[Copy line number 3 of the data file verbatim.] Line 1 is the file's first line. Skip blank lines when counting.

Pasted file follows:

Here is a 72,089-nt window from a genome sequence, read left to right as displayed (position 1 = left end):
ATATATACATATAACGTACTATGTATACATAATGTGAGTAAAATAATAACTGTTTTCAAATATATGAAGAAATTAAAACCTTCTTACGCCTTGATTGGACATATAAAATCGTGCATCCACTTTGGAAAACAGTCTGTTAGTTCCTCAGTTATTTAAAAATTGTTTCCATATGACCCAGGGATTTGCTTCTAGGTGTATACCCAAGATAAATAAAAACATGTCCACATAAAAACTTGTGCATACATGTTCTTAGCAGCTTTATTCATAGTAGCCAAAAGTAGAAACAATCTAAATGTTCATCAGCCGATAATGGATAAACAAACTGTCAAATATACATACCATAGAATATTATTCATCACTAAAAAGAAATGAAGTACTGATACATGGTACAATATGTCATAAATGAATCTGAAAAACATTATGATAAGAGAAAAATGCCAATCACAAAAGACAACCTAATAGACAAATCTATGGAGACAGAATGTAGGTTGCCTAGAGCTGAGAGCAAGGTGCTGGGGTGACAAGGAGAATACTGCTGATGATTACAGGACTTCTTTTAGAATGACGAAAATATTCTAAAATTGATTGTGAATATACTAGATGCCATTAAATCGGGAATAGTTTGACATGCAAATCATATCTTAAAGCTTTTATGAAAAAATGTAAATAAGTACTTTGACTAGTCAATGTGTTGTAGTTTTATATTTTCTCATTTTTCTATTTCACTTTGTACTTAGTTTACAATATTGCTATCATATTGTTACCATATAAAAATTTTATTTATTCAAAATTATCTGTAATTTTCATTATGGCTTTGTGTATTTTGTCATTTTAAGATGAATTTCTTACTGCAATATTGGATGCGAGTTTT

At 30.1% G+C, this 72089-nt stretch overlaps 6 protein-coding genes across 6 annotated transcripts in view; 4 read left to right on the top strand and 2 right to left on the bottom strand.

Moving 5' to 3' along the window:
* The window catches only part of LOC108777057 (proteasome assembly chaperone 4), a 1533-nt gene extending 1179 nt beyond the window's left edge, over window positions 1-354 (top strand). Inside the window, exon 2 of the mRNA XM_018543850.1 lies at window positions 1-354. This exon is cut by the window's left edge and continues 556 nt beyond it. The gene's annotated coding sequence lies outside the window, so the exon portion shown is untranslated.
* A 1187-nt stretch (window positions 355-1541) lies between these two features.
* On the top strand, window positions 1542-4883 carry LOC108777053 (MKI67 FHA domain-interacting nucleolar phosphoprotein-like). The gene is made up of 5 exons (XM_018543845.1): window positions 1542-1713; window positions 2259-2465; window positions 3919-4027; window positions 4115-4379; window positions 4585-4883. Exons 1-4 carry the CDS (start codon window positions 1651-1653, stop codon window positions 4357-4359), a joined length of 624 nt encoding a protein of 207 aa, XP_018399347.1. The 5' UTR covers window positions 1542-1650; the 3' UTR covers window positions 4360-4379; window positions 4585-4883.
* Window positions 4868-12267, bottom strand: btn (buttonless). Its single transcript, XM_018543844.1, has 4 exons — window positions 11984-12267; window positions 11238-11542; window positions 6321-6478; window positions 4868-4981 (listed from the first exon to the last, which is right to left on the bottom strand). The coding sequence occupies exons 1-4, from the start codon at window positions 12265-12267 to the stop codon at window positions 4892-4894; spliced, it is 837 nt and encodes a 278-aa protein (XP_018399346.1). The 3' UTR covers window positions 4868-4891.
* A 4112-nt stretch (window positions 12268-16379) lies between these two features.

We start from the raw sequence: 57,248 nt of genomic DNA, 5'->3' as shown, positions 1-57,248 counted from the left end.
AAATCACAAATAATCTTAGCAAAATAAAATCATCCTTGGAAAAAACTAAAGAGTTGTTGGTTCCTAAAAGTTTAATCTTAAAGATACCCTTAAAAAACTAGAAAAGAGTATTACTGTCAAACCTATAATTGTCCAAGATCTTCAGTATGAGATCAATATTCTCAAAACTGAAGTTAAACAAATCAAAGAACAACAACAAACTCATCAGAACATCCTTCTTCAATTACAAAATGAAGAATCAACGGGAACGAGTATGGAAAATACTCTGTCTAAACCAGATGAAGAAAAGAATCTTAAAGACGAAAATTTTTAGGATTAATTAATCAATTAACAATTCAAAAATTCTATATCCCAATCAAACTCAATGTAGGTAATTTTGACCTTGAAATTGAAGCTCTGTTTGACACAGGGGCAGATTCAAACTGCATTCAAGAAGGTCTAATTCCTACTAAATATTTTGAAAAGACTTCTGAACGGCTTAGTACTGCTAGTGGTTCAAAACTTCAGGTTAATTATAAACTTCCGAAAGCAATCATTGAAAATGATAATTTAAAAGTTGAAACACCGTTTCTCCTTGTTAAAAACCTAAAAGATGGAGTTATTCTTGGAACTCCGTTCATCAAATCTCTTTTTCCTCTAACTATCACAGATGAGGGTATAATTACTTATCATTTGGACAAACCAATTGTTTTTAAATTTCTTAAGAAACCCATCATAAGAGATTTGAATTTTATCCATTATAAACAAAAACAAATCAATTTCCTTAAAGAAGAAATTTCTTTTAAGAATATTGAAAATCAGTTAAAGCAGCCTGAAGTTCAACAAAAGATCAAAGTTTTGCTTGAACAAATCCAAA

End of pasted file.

At 30.1% G+C, this 72089-nt stretch overlaps 6 protein-coding genes across 6 annotated transcripts in view; 4 read left to right on the top strand and 2 right to left on the bottom strand.